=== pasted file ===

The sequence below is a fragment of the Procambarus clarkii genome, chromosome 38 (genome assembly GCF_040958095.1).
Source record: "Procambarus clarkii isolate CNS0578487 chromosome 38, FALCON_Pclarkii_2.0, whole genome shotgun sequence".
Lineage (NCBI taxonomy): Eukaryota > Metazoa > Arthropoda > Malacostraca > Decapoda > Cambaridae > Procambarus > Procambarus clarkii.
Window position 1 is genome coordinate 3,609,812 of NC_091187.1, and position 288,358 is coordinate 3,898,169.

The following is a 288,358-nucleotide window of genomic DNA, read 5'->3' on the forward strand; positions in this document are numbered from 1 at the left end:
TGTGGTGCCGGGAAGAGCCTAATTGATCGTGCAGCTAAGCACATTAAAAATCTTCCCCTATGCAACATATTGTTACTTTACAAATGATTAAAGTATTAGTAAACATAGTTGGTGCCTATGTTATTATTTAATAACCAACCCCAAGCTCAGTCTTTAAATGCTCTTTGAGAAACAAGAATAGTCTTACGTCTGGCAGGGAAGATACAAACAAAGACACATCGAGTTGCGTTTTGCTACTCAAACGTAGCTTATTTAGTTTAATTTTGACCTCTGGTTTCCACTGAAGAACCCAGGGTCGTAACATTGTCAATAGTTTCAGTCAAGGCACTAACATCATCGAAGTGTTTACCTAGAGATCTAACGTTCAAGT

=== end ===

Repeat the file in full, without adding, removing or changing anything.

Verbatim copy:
The sequence below is a fragment of the Procambarus clarkii genome, chromosome 38 (genome assembly GCF_040958095.1).
Source record: "Procambarus clarkii isolate CNS0578487 chromosome 38, FALCON_Pclarkii_2.0, whole genome shotgun sequence".
Lineage (NCBI taxonomy): Eukaryota > Metazoa > Arthropoda > Malacostraca > Decapoda > Cambaridae > Procambarus > Procambarus clarkii.
Window position 1 is genome coordinate 3,609,812 of NC_091187.1, and position 288,358 is coordinate 3,898,169.

The following is a 288,358-nucleotide window of genomic DNA, read 5'->3' on the forward strand; positions in this document are numbered from 1 at the left end:
TGTGGTGCCGGGAAGAGCCTAATTGATCGTGCAGCTAAGCACATTAAAAATCTTCCCCTATGCAACATATTGTTACTTTACAAATGATTAAAGTATTAGTAAACATAGTTGGTGCCTATGTTATTATTTAATAACCAACCCCAAGCTCAGTCTTTAAATGCTCTTTGAGAAACAAGAATAGTCTTACGTCTGGCAGGGAAGATACAAACAAAGACACATCGAGTTGCGTTTTGCTACTCAAACGTAGCTTATTTAGTTTAATTTTGACCTCTGGTTTCCACTGAAGAACCCAGGGTCGTAACATTGTCAATAGTTTCAGTCAAGGCACTAACATCATCGAAGTGTTTACCTAGAGATCTAACGTTCAAGT